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People tend to think that anyone working in IT must be a loner who is glued to their computer screen.

S: Yes, I know. But I can confirm that Raimon and I definitely don’t live up to that cliché. The IT work we do at Apostroph requires us to talk to our colleagues so we can find the solution together. We love working with the other teams with the aim of understanding what our clients need and solving their problems. I think it’s brilliant that people place their trust in us and offer us their support. We can use state-of-the-art technology for our research and work on our own professional and personal development as engineers and as people.

R: There’s no way you could call us loners!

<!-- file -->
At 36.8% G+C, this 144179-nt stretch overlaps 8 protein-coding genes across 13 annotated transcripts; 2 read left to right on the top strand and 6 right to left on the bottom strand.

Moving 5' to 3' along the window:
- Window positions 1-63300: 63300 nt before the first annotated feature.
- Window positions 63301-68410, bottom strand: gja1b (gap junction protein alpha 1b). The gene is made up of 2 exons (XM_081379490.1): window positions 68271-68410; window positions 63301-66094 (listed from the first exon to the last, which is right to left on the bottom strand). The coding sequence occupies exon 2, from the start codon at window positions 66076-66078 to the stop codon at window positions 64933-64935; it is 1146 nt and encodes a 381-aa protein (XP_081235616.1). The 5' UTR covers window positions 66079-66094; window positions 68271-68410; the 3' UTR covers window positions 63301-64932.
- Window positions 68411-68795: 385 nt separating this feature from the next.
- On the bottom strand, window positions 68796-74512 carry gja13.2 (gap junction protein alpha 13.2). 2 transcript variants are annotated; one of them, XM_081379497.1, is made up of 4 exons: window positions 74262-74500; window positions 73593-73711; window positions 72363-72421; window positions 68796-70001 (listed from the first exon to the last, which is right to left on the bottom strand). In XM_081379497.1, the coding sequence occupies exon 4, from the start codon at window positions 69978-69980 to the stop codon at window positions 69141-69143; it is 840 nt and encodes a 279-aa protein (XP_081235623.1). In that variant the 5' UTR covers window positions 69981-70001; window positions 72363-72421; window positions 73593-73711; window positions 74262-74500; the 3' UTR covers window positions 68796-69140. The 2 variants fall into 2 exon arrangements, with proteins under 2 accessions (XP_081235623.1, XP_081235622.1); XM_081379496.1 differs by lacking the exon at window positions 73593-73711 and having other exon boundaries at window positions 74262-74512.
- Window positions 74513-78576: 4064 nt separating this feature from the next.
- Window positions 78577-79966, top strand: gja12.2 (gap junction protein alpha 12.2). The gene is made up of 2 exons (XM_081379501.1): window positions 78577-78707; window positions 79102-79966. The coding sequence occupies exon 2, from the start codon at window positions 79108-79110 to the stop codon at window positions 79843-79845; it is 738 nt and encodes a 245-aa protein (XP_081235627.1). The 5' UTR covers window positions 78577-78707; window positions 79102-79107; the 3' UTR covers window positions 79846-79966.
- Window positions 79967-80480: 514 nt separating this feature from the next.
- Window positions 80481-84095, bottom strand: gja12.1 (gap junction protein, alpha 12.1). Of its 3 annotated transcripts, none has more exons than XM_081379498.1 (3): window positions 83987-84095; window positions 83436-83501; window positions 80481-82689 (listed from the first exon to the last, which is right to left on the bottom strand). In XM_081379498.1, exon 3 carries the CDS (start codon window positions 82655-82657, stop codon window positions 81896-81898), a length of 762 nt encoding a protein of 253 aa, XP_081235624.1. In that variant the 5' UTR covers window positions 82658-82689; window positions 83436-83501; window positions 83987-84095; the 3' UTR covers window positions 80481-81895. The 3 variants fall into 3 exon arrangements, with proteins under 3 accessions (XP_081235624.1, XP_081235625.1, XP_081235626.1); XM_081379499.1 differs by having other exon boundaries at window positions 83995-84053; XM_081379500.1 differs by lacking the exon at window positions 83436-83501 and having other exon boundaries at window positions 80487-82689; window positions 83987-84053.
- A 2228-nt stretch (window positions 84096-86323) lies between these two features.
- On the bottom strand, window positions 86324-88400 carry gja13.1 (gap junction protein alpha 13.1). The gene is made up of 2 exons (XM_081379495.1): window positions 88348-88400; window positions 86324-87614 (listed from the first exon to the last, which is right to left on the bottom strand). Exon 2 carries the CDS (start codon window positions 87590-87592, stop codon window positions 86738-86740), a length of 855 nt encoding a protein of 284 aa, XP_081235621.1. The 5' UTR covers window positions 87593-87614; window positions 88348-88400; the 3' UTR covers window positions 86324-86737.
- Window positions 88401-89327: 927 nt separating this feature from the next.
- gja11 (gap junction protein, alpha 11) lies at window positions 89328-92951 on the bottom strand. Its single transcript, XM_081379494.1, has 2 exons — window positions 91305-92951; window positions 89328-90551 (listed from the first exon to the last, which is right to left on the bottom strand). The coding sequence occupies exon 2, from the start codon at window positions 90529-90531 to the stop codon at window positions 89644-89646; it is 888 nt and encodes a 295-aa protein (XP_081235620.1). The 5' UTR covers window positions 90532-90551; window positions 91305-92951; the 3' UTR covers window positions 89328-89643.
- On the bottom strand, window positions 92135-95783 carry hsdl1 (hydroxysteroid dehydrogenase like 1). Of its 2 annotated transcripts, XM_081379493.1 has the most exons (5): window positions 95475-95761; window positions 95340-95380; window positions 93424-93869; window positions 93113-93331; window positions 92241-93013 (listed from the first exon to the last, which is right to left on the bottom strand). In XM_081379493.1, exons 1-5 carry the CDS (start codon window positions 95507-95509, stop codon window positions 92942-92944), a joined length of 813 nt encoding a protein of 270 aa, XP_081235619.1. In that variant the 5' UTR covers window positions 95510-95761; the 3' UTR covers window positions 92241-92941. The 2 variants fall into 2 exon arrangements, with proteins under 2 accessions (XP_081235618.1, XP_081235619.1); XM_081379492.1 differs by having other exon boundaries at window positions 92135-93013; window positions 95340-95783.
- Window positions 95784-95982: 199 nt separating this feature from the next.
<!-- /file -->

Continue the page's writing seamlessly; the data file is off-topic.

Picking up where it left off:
Thank you for chatting to us today!

Raimon Wintzer

Language Technology Engineer, Apostroph Switzerland

Raimon Wintzer is a Language Technology Engineer with a Bachelor’s degree in Computer Science and a Master’s degree in Biomedical Computing. Raimon speaks English, German, French and Russian – and is currently learning Chinese. Old Soviet comedies make him laugh out loud. The book on his bedside table right now is Jane Eyre by Charlotte Brontë, which tells the story of an orphan living in Victorian England.

Szymon Ruciński

Junior Language Technology Engineer Apostroph Switzerland

Szymon Rucinski is a Junior Language Technology Engineer with a Master’s in Machine Learning and Software Engineering. He speaks Polish, German, English and... Python (a programming language). When he has finished work for the day, he works on his own computer vision projects for fun. He’s not too bothered about bingeing series on Netflix, but he recently enjoyed watching ‘Quo Vadis’, a 1951 epic film set in ancient Rome. Szymon runs and cycles to keep fit. He’s currently reading ‘Pedalling Poland’ by Bernard Newman. The book describes a cycling adventure in 1934 through his native Poland, a beautifully natural and traditional backdrop.